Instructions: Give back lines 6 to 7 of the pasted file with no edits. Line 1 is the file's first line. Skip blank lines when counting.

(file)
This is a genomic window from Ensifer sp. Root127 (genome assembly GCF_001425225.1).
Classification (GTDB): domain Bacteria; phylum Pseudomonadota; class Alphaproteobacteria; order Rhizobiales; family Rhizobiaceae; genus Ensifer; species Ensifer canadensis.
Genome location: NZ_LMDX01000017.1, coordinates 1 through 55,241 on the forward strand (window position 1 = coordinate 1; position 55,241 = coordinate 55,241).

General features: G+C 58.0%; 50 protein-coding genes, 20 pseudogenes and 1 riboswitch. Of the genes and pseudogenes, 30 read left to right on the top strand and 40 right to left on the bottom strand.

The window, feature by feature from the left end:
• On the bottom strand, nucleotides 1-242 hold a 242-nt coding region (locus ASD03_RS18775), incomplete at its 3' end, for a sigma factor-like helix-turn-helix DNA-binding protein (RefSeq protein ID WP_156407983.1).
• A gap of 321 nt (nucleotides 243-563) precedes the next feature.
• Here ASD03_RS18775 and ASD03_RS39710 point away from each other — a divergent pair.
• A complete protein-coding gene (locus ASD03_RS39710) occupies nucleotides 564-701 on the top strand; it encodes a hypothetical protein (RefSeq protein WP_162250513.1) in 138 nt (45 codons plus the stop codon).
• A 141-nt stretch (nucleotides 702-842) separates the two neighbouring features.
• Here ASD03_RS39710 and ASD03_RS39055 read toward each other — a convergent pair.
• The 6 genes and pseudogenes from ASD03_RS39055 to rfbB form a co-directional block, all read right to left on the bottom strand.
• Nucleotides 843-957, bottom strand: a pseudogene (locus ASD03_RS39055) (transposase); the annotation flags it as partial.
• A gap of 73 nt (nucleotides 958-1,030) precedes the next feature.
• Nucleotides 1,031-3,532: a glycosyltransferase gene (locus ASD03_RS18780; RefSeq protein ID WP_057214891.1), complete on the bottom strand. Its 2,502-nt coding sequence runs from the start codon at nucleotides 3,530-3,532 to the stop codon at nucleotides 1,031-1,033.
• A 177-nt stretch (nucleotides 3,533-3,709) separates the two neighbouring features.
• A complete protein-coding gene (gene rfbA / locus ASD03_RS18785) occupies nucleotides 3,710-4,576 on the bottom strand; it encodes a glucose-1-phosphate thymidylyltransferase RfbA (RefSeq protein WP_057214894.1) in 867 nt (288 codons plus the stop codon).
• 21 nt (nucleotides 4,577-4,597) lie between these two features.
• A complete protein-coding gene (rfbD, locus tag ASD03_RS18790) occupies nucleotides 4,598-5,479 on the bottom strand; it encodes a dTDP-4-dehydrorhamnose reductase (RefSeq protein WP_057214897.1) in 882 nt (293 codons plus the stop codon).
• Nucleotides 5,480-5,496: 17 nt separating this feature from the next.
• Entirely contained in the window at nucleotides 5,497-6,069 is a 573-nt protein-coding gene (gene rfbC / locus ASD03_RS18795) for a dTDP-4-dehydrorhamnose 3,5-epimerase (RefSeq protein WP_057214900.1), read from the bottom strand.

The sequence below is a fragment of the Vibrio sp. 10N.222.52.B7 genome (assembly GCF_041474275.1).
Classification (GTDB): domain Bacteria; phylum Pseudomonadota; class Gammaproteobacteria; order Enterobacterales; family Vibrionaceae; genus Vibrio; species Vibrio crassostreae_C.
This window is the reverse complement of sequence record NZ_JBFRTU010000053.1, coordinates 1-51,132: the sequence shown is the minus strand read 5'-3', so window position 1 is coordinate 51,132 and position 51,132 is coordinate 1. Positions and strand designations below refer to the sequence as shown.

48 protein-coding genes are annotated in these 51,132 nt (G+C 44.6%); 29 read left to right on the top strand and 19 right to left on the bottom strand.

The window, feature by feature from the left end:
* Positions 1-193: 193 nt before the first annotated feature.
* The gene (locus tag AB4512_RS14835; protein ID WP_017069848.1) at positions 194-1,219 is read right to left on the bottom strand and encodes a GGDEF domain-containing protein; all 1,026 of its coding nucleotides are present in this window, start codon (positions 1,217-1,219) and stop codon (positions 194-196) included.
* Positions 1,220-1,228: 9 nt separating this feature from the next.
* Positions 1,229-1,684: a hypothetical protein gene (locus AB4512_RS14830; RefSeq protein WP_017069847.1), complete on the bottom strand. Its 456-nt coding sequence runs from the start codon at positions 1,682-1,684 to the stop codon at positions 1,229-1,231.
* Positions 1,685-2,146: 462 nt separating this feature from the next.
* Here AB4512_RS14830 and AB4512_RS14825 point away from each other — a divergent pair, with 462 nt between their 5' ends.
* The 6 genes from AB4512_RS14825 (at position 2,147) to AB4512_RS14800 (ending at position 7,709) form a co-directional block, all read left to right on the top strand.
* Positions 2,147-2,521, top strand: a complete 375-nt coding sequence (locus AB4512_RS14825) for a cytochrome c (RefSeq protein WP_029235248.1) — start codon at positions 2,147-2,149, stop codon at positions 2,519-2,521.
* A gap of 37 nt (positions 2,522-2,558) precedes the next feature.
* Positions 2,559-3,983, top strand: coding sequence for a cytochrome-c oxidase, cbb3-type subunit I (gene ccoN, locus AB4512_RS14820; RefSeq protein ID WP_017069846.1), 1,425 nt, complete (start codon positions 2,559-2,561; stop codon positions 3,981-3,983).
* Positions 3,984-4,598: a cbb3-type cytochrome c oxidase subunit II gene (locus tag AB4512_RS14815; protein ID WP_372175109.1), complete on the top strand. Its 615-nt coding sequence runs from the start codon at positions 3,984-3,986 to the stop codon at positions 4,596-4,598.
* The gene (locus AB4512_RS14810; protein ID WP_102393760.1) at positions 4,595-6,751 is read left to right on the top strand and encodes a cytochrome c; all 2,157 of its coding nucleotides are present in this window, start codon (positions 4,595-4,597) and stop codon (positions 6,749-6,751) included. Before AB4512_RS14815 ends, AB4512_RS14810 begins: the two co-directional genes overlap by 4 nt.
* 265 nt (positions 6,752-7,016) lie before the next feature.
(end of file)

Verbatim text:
• On the bottom strand, nucleotides 1-242 hold a 242-nt coding region (locus ASD03_RS18775), incomplete at its 3' end, for a sigma factor-like helix-turn-helix DNA-binding protein (RefSeq protein ID WP_156407983.1).
• A gap of 321 nt (nucleotides 243-563) precedes the next feature.